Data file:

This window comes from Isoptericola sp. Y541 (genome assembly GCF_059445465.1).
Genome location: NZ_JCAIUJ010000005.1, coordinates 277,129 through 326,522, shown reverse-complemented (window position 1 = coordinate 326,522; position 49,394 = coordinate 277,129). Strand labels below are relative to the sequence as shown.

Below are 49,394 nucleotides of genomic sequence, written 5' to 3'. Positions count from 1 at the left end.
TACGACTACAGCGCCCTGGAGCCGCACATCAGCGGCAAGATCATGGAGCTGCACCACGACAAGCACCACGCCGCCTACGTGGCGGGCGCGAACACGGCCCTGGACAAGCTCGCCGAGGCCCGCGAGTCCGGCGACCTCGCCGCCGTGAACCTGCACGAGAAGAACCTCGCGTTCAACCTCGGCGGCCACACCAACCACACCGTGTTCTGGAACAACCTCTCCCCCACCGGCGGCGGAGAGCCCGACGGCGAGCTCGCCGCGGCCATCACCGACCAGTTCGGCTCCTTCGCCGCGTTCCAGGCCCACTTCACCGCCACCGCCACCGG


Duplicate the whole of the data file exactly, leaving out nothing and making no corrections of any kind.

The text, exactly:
This window comes from Isoptericola sp. Y541 (genome assembly GCF_059445465.1).
Genome location: NZ_JCAIUJ010000005.1, coordinates 277,129 through 326,522, shown reverse-complemented (window position 1 = coordinate 326,522; position 49,394 = coordinate 277,129). Strand labels below are relative to the sequence as shown.

Below are 49,394 nucleotides of genomic sequence, written 5' to 3'. Positions count from 1 at the left end.
TACGACTACAGCGCCCTGGAGCCGCACATCAGCGGCAAGATCATGGAGCTGCACCACGACAAGCACCACGCCGCCTACGTGGCGGGCGCGAACACGGCCCTGGACAAGCTCGCCGAGGCCCGCGAGTCCGGCGACCTCGCCGCCGTGAACCTGCACGAGAAGAACCTCGCGTTCAACCTCGGCGGCCACACCAACCACACCGTGTTCTGGAACAACCTCTCCCCCACCGGCGGCGGAGAGCCCGACGGCGAGCTCGCCGCGGCCATCACCGACCAGTTCGGCTCCTTCGCCGCGTTCCAGGCCCACTTCACCGCCACCGCCACCGG